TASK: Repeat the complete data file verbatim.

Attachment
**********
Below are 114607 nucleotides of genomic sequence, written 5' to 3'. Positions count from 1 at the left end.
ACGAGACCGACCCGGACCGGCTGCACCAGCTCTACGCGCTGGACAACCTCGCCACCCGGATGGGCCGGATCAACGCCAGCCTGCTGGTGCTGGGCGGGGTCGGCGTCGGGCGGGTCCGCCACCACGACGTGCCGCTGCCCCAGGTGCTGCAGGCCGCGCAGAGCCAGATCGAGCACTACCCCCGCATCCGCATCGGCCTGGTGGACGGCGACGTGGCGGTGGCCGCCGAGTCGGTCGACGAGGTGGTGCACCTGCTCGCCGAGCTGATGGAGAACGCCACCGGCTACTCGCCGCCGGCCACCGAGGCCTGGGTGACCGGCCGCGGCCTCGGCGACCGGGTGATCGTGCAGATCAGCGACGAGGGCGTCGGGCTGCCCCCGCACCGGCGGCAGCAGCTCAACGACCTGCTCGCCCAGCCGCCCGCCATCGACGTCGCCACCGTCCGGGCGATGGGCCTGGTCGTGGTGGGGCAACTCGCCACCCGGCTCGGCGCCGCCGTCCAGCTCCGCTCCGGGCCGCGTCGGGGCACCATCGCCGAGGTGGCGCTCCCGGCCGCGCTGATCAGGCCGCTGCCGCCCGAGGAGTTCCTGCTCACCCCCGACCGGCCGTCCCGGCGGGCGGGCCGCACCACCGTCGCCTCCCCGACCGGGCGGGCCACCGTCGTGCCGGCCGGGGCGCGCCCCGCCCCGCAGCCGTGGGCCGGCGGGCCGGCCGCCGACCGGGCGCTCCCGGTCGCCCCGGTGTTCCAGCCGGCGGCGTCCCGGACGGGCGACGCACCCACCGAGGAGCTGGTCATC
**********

Below are 114607 nucleotides of genomic sequence, written 5' to 3'. Positions count from 1 at the left end.
ACGAGACCGACCCGGACCGGCTGCACCAGCTCTACGCGCTGGACAACCTCGCCACCCGGATGGGCCGGATCAACGCCAGCCTGCTGGTGCTGGGCGGGGTCGGCGTCGGGCGGGTCCGCCACCACGACGTGCCGCTGCCCCAGGTGCTGCAGGCCGCGCAGAGCCAGATCGAGCACTACCCCCGCATCCGCATCGGCCTGGTGGACGGCGACGTGGCGGTGGCCGCCGAGTCGGTCGACGAGGTGGTGCACCTGCTCGCCGAGCTGATGGAGAACGCCACCGGCTACTCGCCGCCGGCCACCGAGGCCTGGGTGACCGGCCGCGGCCTCGGCGACCGGGTGATCGTGCAGATCAGCGACGAGGGCGTCGGGCTGCCCCCGCACCGGCGGCAGCAGCTCAACGACCTGCTCGCCCAGCCGCCCGCCATCGACGTCGCCACCGTCCGGGCGATGGGCCTGGTCGTGGTGGGGCAACTCGCCACCCGGCTCGGCGCCGCCGTCCAGCTCCGCTCCGGGCCGCGTCGGGGCACCATCGCCGAGGTGGCGCTCCCGGCCGCGCTGATCAGGCCGCTGCCGCCCGAGGAGTTCCTGCTCACCCCCGACCGGCCGTCCCGGCGGGCGGGCCGCACCACCGTCGCCTCCCCGACCGGGCGGGCCACCGTCGTGCCGGCCGGGGCGCGCCCCGCCCCGCAGCCGTGGGCCGGCGGGCCGGCCGCCGACCGGGCGCTCCCGGTCGCCCCGGTGTTCCAGCCGGCGGCGTCCCGGACGGGCGACGCACCCACCGAGGAGCTGGTCATC